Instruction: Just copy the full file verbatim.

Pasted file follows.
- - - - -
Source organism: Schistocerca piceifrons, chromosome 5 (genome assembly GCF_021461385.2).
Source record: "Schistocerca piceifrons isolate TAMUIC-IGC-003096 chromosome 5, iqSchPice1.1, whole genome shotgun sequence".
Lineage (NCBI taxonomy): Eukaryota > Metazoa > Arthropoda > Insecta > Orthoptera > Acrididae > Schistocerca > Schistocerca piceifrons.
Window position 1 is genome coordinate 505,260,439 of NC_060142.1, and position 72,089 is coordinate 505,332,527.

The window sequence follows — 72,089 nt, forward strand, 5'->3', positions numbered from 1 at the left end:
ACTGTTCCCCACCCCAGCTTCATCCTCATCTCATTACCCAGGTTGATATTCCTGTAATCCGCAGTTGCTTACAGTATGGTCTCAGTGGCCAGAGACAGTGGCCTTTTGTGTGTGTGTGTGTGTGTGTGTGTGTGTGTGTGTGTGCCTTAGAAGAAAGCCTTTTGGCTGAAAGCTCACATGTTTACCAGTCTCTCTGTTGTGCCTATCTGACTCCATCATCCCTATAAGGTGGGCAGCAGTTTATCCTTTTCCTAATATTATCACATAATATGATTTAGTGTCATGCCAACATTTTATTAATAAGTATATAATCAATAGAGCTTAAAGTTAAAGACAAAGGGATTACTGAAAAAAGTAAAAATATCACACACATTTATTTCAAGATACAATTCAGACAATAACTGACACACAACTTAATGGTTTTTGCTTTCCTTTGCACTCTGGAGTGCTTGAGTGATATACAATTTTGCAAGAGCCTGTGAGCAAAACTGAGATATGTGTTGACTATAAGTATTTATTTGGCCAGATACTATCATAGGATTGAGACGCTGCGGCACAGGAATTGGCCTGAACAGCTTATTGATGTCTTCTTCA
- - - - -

Source organism: Schistocerca piceifrons, chromosome 5 (genome assembly GCF_021461385.2).
Source record: "Schistocerca piceifrons isolate TAMUIC-IGC-003096 chromosome 5, iqSchPice1.1, whole genome shotgun sequence".
Lineage (NCBI taxonomy): Eukaryota > Metazoa > Arthropoda > Insecta > Orthoptera > Acrididae > Schistocerca > Schistocerca piceifrons.
Window position 1 is genome coordinate 505,260,439 of NC_060142.1, and position 72,089 is coordinate 505,332,527.

The window sequence follows — 72,089 nt, forward strand, 5'->3', positions numbered from 1 at the left end:
ACTGTTCCCCACCCCAGCTTCATCCTCATCTCATTACCCAGGTTGATATTCCTGTAATCCGCAGTTGCTTACAGTATGGTCTCAGTGGCCAGAGACAGTGGCCTTTTGTGTGTGTGTGTGTGTGTGTGTGTGTGTGTGTGTGTGCCTTAGAAGAAAGCCTTTTGGCTGAAAGCTCACATGTTTACCAGTCTCTCTGTTGTGCCTATCTGACTCCATCATCCCTATAAGGTGGGCAGCAGTTTATCCTTTTCCTAATATTATCACATAATATGATTTAGTGTCATGCCAACATTTTATTAATAAGTATATAATCAATAGAGCTTAAAGTTAAAGACAAAGGGATTACTGAAAAAAGTAAAAATATCACACACATTTATTTCAAGATACAATTCAGACAATAACTGACACACAACTTAATGGTTTTTGCTTTCCTTTGCACTCTGGAGTGCTTGAGTGATATACAATTTTGCAAGAGCCTGTGAGCAAAACTGAGATATGTGTTGACTATAAGTATTTATTTGGCCAGATACTATCATAGGATTGAGACGCTGCGGCACAGGAATTGGCCTGAACAGCTTATTGATGTCTTCTTCA